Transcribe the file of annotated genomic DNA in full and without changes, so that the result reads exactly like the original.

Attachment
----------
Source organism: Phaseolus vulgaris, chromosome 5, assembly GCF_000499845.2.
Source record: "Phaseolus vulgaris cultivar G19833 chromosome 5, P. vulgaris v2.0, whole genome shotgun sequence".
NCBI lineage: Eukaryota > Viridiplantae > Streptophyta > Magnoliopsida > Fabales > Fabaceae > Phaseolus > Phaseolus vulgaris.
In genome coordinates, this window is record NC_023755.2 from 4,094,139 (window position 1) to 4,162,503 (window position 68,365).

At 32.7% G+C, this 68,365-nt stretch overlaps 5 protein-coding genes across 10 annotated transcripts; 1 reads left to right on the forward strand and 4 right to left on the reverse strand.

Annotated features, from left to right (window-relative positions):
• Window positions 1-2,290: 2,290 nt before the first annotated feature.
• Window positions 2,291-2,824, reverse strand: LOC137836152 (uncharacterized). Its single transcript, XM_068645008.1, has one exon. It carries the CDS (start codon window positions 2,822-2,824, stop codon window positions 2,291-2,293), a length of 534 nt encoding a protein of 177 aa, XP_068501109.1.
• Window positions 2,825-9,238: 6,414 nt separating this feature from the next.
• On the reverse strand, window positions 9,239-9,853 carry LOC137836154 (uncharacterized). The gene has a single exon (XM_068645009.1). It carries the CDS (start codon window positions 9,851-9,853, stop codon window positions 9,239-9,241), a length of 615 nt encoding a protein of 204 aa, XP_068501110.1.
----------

Source organism: Phaseolus vulgaris, chromosome 5, assembly GCF_000499845.2.
Source record: "Phaseolus vulgaris cultivar G19833 chromosome 5, P. vulgaris v2.0, whole genome shotgun sequence".
NCBI lineage: Eukaryota > Viridiplantae > Streptophyta > Magnoliopsida > Fabales > Fabaceae > Phaseolus > Phaseolus vulgaris.
In genome coordinates, this window is record NC_023755.2 from 4,094,139 (window position 1) to 4,162,503 (window position 68,365).

At 32.7% G+C, this 68,365-nt stretch overlaps 5 protein-coding genes across 10 annotated transcripts; 1 reads left to right on the forward strand and 4 right to left on the reverse strand.

Annotated features, from left to right (window-relative positions):
• Window positions 1-2,290: 2,290 nt before the first annotated feature.
• Window positions 2,291-2,824, reverse strand: LOC137836152 (uncharacterized). Its single transcript, XM_068645008.1, has one exon. It carries the CDS (start codon window positions 2,822-2,824, stop codon window positions 2,291-2,293), a length of 534 nt encoding a protein of 177 aa, XP_068501109.1.
• Window positions 2,825-9,238: 6,414 nt separating this feature from the next.
• On the reverse strand, window positions 9,239-9,853 carry LOC137836154 (uncharacterized). The gene has a single exon (XM_068645009.1). It carries the CDS (start codon window positions 9,851-9,853, stop codon window positions 9,239-9,241), a length of 615 nt encoding a protein of 204 aa, XP_068501110.1.